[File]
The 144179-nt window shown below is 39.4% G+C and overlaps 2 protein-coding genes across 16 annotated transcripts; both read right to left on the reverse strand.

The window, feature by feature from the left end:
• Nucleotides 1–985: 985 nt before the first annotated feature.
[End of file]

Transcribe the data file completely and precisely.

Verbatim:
The 144179-nt window shown below is 39.4% G+C and overlaps 2 protein-coding genes across 16 annotated transcripts; both read right to left on the reverse strand.

The window, feature by feature from the left end:
• Nucleotides 1–985: 985 nt before the first annotated feature.